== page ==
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Mouse (computer), a common pointing device, popularized by




its inclusion as standard equipment with the Apple Macintosh. With the rise in popularity of graphical user interfaces (Graphical User Interface) in MS-DOS; UNIX, and OS/2, use of mice is growing throughout the personal computer and workstation worlds.


The basic features of a mouse are a casing with a flat bottom, designed to be gripped by one hand; one or more buttons on the top; a multidirectional detection device (usually a ball) on the bottom; and a cable connecting the mouse to the computer.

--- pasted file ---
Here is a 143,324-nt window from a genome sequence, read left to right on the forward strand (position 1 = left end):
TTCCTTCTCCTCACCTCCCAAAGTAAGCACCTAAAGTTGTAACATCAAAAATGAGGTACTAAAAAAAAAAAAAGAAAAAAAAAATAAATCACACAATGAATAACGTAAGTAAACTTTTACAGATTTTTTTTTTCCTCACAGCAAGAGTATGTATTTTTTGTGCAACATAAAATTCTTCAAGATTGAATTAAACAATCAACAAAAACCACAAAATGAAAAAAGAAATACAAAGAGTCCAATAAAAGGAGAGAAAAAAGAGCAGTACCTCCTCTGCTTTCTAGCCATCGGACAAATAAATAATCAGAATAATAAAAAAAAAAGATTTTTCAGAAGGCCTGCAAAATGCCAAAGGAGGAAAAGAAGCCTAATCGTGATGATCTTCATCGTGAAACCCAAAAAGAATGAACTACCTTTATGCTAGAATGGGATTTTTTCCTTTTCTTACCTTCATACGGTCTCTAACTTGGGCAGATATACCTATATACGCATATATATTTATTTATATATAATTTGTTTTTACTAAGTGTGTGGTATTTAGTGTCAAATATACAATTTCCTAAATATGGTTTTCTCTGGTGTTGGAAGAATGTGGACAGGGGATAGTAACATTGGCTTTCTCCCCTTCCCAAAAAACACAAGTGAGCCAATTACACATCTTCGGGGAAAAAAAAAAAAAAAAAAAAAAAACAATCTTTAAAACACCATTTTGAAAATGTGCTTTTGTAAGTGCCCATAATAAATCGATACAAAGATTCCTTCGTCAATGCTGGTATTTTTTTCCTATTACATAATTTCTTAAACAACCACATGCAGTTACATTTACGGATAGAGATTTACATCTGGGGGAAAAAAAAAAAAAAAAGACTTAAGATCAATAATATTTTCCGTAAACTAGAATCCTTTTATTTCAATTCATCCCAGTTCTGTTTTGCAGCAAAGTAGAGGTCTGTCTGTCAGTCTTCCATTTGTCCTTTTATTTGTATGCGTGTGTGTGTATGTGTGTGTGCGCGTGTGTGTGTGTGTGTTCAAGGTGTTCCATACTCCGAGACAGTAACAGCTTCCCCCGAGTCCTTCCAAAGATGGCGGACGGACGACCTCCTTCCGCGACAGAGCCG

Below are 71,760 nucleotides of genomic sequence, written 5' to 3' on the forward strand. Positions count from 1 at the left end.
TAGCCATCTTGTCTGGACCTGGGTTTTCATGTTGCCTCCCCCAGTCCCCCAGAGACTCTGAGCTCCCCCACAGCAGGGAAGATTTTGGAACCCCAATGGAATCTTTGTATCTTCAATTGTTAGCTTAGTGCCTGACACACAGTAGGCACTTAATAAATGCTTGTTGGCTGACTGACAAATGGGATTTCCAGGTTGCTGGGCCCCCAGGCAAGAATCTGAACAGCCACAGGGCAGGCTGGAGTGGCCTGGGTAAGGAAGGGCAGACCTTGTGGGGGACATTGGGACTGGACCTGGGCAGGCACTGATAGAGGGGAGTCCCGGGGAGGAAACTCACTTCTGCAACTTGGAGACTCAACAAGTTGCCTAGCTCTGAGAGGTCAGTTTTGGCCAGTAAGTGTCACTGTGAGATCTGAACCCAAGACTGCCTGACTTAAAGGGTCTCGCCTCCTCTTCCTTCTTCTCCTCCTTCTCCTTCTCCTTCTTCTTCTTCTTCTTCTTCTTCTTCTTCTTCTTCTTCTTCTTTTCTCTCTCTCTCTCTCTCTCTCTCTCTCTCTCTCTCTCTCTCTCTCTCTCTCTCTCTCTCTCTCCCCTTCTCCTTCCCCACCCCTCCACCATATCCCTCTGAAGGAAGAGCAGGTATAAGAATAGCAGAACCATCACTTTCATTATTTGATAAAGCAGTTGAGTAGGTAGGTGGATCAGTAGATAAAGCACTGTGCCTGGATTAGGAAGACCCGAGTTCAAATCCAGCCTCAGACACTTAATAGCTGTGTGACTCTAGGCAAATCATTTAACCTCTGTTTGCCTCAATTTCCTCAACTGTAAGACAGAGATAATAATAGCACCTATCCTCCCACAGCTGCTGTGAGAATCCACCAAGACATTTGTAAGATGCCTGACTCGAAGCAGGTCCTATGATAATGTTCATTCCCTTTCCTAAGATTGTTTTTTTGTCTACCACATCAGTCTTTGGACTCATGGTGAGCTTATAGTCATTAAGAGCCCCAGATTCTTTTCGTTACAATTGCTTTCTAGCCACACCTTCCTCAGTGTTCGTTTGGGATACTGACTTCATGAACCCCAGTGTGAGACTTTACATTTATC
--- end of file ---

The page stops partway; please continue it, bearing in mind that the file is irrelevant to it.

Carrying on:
See the illustration.

By moving the mouse on a surface (such as a desk), the user typically controls an on-screen cursor. A mouse is a relative pointing device because there are no defined limits to the mouse's movement and because its placement on a surface does not map directly to a specific screen location.


To select items or choose commands on the screen, the user presses one of the mouse's buttons, producing a “mouse click.”
 

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